Going Backwards: Looking at Uncharted 3

Posted by in Video Games, Writing

You wake up on a train. You notice it’s not moving but neither are you. A wave of pain hits you as you try to stand. Looking down, you see blood. A lot of blood.

Your blood.

You can see outside the broken window and see that it is snowing, but something is wrong. You start to come out of your daze and sort out what you’re seeing, but suddenly, a crate and then a barrel come flying by your head toward the back of the train. As they burst through the door, revealing nothing but emptiness below, your seat begins to give way. You scramble for more solid ground, but you know you are in trouble; this train is going down with you in it.

You fall through the car, rattling around like a Plinko ball, and eventually fall through to the railing just beneath the door. You are now dangling from the rear of the train, the very end of the line at the sheer face of the cliff. The mystery of how you got there takes a backseat.

You move, but it hurts. You climb, but it’s slow. You jump, grab, and clamber about, but you are dying. You are dying, and no one is there to watch.

You are watching two men walk down a dark English street. They enter a surprisingly lively pub where there are men drinking, talking, and, by and large, looking like thugs. This is because in almost caricature-like fashion, they are thugs. English thugs in a pub drinking beer, working the thug beat to ensure an underhanded dealing goes in the favor of their employer.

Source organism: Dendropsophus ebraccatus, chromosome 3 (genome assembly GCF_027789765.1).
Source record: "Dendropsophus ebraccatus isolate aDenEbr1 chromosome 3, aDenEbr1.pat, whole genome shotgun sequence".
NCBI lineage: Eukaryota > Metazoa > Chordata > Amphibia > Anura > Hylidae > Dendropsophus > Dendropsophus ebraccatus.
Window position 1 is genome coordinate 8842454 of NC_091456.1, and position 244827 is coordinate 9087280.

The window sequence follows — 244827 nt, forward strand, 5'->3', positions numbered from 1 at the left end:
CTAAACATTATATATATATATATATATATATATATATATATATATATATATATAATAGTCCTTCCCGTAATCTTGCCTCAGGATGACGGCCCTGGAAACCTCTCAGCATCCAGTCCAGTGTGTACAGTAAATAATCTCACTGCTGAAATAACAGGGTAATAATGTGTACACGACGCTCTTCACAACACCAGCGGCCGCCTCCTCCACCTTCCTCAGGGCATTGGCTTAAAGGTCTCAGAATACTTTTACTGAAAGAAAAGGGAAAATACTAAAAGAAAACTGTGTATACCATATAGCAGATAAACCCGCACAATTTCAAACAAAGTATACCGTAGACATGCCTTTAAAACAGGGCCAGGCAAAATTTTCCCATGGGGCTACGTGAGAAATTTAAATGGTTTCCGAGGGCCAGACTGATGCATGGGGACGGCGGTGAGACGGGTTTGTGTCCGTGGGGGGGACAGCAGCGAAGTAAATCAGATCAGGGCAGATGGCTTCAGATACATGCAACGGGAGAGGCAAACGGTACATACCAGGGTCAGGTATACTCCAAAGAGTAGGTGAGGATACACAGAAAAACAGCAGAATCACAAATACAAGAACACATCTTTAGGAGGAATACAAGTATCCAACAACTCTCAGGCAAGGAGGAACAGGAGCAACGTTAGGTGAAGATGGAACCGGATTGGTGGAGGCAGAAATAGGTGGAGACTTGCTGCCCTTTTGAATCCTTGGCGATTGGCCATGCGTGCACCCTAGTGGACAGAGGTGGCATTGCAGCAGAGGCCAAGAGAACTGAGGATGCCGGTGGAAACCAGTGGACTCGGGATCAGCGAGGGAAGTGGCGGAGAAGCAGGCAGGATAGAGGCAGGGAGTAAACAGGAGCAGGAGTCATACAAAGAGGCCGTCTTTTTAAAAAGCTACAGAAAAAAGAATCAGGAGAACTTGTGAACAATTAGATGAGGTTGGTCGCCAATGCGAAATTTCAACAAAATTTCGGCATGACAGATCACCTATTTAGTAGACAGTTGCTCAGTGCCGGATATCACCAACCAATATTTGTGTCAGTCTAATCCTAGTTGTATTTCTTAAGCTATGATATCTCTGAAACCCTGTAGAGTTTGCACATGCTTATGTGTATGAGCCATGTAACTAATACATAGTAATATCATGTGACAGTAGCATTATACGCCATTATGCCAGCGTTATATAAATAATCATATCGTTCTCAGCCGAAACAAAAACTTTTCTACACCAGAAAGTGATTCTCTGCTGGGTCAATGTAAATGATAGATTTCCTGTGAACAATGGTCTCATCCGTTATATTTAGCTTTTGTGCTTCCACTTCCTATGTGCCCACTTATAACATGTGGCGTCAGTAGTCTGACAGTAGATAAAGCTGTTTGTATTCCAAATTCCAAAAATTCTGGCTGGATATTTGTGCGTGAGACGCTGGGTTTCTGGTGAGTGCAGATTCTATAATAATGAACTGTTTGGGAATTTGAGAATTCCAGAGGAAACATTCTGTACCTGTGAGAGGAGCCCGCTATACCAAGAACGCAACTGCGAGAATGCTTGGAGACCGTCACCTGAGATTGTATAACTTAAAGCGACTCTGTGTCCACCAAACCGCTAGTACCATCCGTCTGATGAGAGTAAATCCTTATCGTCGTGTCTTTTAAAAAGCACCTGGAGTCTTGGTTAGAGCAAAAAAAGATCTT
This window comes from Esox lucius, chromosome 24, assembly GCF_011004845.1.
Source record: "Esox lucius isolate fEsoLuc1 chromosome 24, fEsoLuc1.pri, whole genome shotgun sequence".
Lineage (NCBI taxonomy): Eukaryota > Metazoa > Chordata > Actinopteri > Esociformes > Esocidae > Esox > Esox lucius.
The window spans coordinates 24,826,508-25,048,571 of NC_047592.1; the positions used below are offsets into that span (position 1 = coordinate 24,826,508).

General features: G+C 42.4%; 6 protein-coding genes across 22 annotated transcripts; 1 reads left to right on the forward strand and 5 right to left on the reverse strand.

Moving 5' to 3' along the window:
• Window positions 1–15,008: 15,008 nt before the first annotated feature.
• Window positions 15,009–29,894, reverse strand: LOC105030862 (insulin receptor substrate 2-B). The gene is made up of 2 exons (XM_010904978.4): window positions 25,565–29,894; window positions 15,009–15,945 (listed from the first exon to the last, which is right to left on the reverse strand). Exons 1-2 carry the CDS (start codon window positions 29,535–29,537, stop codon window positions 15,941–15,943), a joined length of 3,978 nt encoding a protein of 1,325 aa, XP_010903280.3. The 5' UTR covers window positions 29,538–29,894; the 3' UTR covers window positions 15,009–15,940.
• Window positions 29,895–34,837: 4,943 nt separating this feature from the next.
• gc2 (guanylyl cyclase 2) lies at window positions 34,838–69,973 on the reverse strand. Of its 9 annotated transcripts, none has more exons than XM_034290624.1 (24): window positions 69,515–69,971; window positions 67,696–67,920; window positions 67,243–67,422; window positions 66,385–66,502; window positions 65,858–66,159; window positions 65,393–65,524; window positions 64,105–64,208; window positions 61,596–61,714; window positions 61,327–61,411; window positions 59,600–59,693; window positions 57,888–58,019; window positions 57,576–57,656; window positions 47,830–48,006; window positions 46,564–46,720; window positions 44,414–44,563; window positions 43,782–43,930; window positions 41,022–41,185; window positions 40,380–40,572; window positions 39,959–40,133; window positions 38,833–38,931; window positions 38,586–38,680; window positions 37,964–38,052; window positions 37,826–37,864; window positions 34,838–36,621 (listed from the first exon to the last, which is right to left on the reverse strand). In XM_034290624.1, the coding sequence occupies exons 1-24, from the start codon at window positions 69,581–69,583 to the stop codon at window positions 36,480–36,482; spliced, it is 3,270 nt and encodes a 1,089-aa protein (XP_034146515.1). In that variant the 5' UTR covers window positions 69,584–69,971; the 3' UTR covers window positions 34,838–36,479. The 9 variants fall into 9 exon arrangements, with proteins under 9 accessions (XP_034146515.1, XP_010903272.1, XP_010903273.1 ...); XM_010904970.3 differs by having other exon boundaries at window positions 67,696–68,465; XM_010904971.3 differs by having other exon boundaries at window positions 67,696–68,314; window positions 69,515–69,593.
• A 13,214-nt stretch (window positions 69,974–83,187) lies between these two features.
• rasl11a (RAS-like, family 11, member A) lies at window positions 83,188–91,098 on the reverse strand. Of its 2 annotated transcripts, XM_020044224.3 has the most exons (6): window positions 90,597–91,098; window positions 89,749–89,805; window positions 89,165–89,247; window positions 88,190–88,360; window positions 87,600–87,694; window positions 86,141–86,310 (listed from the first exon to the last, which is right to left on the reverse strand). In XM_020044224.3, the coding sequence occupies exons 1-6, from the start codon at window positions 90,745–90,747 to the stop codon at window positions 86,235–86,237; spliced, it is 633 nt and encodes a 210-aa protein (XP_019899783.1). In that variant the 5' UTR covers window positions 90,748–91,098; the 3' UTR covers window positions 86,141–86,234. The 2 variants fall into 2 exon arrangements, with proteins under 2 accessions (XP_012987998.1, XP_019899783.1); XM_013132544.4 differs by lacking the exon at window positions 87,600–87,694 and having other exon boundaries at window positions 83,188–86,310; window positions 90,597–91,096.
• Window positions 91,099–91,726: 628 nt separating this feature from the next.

This is entirely new, what you’re seeing, but it’s still very familiar: two finely dressed cohorts are lead surreptitiously by meaner-looking men to a rather dapper and well-spoken gentleman. Apologies, introductions, brass tacks: it’s all above-board in the action adventure heist genre.

In the most dramatic and fore-telling fashion, a double-cross is revealed; the fellow with the tie and the British accent is screwing these two charming fellows out of money, an ostensibly valuable ring, and their well-being. A few quips and now they’re fighting, bar-style.

Every action is game-like, just as every movement is exaggerated and almost comical; bashing a fellow’s head with a cue stick, being dragged facedown across a bar and out a window, and throwing down with three confused but equally hostile foes upon landing are almost to be expected and soon after actually happen.

There is never any real gravitas here. It’s apparent from the outset that these two men, despite one’s advancing age and the other’s cheery disposition, are more than capable of handling themselves against these pawns (and the clichéd brute). For every hit they take, they are ready to deal three more until they make their way to the back alley for their less-than-ideal escape, but not before one last encounter with the bad guy.

Some storied banter leads to two implausible deaths; implausible because these are the leads. For all their trials and labored tasks, they cannot die. Their progress is forever locked in step towards the end of this story.

You are either the hero or the spectator. Uncharted 3: Drake’s Deception took a step backwards from its predecessor and put you back into the role of an intervening viewer. You went from the natural reveal of Uncharted 2: Among Thieves where all your knowledge grew with Nathan’s through the game’s diegesis and the impetus of waking up on the train with a commensurate amount of confusion to simply observing another action fantasy. I’d much rather be the guy who saves the world than watch the guy who does it.

Even if I am dying.